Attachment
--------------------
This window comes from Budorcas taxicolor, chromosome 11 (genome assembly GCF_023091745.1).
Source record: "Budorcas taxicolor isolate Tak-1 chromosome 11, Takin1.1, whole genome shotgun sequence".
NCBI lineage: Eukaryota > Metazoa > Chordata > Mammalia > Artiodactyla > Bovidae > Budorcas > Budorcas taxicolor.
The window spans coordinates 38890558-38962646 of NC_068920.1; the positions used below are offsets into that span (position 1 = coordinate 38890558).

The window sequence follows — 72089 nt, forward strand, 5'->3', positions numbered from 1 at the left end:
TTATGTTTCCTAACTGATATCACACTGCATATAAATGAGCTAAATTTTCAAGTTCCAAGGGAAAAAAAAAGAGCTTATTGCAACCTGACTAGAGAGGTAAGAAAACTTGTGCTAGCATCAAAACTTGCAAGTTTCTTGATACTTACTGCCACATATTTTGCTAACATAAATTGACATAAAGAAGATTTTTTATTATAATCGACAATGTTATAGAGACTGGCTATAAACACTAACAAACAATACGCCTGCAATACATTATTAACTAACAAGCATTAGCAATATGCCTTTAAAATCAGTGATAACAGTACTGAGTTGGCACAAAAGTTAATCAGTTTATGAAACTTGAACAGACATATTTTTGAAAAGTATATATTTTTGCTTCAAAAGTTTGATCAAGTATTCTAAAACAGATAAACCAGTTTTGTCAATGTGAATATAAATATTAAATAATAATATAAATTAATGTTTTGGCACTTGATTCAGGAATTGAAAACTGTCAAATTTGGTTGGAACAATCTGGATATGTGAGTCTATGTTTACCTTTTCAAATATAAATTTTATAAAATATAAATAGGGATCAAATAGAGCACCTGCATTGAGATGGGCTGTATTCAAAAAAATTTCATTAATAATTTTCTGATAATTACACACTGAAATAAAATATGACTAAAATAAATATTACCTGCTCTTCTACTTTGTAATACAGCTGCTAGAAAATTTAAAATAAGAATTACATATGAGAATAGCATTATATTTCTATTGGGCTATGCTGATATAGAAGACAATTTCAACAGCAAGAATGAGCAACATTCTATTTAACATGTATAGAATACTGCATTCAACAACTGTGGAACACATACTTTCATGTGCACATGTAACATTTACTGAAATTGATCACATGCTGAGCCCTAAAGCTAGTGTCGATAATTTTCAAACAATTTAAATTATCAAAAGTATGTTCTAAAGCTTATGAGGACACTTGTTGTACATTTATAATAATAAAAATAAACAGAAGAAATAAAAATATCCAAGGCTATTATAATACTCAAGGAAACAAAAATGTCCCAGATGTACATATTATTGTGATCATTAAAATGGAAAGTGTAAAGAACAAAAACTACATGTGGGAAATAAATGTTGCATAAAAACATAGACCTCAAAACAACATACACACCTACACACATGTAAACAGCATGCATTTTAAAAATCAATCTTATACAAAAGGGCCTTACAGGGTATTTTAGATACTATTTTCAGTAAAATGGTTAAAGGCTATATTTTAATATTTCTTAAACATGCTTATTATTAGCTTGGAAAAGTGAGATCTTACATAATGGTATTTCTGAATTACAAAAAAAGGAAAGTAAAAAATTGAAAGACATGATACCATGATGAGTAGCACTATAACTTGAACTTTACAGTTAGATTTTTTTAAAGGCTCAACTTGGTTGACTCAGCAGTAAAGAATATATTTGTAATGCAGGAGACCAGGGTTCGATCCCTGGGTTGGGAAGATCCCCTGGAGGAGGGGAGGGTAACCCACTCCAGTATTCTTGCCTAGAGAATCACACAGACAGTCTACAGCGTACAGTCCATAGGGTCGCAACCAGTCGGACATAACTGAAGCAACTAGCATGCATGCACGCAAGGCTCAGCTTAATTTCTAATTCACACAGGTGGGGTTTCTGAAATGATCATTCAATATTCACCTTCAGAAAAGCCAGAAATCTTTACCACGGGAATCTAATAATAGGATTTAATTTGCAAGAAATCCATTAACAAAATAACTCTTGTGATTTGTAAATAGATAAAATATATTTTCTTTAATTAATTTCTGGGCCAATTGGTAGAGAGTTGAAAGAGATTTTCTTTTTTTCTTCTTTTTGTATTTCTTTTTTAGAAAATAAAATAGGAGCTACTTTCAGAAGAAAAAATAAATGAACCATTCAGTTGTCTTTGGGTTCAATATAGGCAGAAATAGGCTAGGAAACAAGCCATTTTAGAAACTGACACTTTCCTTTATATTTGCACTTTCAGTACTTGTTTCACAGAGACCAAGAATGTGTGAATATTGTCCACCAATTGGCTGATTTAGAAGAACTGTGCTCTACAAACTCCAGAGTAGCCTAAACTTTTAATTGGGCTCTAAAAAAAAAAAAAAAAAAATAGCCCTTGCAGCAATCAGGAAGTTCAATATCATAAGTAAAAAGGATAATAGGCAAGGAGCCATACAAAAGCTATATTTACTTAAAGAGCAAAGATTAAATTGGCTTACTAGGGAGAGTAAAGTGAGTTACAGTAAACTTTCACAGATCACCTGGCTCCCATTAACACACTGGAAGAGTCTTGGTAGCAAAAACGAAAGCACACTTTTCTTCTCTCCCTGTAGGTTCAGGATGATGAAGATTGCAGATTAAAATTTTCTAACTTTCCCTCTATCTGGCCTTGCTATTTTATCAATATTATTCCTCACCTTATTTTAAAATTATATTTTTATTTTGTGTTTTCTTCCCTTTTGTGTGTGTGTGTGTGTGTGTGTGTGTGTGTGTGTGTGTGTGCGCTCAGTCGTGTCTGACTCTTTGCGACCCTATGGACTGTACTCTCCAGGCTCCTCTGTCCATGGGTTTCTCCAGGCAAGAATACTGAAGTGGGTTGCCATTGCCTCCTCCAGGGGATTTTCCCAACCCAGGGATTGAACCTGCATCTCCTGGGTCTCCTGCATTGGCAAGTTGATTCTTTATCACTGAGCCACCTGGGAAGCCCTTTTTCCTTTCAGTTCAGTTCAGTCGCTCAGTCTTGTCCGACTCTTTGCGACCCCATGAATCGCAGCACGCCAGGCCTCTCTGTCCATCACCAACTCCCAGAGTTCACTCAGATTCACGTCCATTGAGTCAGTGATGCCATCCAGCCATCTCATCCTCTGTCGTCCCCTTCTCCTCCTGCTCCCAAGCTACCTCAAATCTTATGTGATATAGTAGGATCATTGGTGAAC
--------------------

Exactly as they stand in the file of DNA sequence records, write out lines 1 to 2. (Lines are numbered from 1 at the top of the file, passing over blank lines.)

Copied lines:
This window comes from Budorcas taxicolor, chromosome 11 (genome assembly GCF_023091745.1).
Source record: "Budorcas taxicolor isolate Tak-1 chromosome 11, Takin1.1, whole genome shotgun sequence".